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Lakes Superior, Michigan-Huron and St. Clair were below their long-term average (1918-2012) water levels in August. Lakes Superior and Michigan-Huron continue their 14 consecutive year stretch of below average water levels, the longest in each of their recorded histories. The latest six month forecast does not call for record low levels on any lakes given any scenario. The most probable forecast shows Lake Michigan-Huron remaining 12 to 13 inches ABOVE record lows through February.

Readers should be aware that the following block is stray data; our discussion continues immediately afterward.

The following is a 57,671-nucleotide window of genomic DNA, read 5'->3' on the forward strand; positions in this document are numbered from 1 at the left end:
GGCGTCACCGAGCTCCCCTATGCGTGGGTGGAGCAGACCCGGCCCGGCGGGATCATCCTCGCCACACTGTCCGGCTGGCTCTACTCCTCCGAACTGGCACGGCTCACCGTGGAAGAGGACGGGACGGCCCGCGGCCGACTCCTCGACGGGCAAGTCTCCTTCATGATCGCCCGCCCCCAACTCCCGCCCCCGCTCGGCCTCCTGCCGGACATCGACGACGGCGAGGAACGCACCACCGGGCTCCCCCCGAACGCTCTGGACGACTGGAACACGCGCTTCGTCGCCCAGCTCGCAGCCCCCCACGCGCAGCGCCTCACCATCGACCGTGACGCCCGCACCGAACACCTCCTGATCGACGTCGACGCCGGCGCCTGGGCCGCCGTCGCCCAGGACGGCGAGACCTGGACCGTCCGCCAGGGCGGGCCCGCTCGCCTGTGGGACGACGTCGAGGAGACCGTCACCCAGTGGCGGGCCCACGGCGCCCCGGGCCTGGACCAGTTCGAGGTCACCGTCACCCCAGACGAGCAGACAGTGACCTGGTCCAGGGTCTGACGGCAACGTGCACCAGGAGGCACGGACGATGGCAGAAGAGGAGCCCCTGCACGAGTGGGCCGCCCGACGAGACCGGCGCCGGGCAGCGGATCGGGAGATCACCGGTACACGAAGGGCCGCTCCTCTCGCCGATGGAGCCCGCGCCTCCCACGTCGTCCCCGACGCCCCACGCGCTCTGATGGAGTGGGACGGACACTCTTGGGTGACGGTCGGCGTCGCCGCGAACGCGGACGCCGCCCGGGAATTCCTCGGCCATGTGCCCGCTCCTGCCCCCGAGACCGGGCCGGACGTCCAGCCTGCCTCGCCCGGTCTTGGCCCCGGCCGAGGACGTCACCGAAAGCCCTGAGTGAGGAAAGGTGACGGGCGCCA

Expected impacts to navigation: The August monthly mean water levels of Lakes Superior and Michigan-Huron were both above chart datum, but both lakes remain below their long-term averages. Lake Superior is expected to remain above chart datum through December and be 1 to 3 inches below datum in January and February. Lake Michigan-Huron is forecasted to fall below chart datum by November. Low water levels on the Great Lakes will affect navigation in several ways. The first is that harbors and ports on Lakes Michigan, Huron and Superior will experience lake levels near low water datum during much of this navigation season. Shippers will have to continue to light load. Groundings will be much more likely and some harbors may close. Waukegan Harbor is currently closed to commercial navigation. Many recreational harbors have also been affected. Also, it is important to note that because the Great Lakes operate as a system with interdependent ports, problems in the upper lakes have negative impacts across all the commercial projects throughout the system, including the ports on Lakes Erie and Ontario. Light-loading caused by low levels on the upper lakes will have repercussions throughout the system with increased costs to shippers in the agricultural and manufacturing sectors. Every foot of lost depth requires a 1,000-footer to load 3,200 tons less. At 1.5 feet below datum, they are losing 8-10 percent of their carrying capacity. This causes significant economic impacts in increased shipping costs.